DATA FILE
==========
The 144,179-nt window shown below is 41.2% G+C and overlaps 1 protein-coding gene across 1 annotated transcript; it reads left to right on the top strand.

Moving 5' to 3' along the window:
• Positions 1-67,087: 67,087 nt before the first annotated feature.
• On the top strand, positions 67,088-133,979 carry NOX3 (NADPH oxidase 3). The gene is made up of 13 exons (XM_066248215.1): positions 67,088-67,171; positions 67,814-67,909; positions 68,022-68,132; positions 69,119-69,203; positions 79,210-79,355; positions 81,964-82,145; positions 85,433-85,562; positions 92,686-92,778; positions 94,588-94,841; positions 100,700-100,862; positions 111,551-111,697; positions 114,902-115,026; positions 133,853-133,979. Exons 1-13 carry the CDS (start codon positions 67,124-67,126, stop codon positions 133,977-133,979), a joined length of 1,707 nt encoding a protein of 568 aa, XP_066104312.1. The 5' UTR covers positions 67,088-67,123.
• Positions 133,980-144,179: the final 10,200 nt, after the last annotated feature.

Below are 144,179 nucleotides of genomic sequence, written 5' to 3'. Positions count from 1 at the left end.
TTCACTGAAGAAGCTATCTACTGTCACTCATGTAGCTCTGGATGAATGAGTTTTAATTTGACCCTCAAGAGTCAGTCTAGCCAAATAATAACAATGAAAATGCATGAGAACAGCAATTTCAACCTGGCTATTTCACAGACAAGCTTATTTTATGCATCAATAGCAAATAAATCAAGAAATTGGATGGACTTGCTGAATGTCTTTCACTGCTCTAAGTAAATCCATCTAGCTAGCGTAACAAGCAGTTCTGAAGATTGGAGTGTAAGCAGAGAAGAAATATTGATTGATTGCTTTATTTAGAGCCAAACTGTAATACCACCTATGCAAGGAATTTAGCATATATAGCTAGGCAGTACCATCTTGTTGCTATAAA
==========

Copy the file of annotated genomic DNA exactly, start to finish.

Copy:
The 144,179-nt window shown below is 41.2% G+C and overlaps 1 protein-coding gene across 1 annotated transcript; it reads left to right on the top strand.

Moving 5' to 3' along the window:
• Positions 1-67,087: 67,087 nt before the first annotated feature.
• On the top strand, positions 67,088-133,979 carry NOX3 (NADPH oxidase 3). The gene is made up of 13 exons (XM_066248215.1): positions 67,088-67,171; positions 67,814-67,909; positions 68,022-68,132; positions 69,119-69,203; positions 79,210-79,355; positions 81,964-82,145; positions 85,433-85,562; positions 92,686-92,778; positions 94,588-94,841; positions 100,700-100,862; positions 111,551-111,697; positions 114,902-115,026; positions 133,853-133,979. Exons 1-13 carry the CDS (start codon positions 67,124-67,126, stop codon positions 133,977-133,979), a joined length of 1,707 nt encoding a protein of 568 aa, XP_066104312.1. The 5' UTR covers positions 67,088-67,123.
• Positions 133,980-144,179: the final 10,200 nt, after the last annotated feature.

Below are 144,179 nucleotides of genomic sequence, written 5' to 3'. Positions count from 1 at the left end.
TTCACTGAAGAAGCTATCTACTGTCACTCATGTAGCTCTGGATGAATGAGTTTTAATTTGACCCTCAAGAGTCAGTCTAGCCAAATAATAACAATGAAAATGCATGAGAACAGCAATTTCAACCTGGCTATTTCACAGACAAGCTTATTTTATGCATCAATAGCAAATAAATCAAGAAATTGGATGGACTTGCTGAATGTCTTTCACTGCTCTAAGTAAATCCATCTAGCTAGCGTAACAAGCAGTTCTGAAGATTGGAGTGTAAGCAGAGAAGAAATATTGATTGATTGCTTTATTTAGAGCCAAACTGTAATACCACCTATGCAAGGAATTTAGCATATATAGCTAGGCAGTACCATCTTGTTGCTATAAA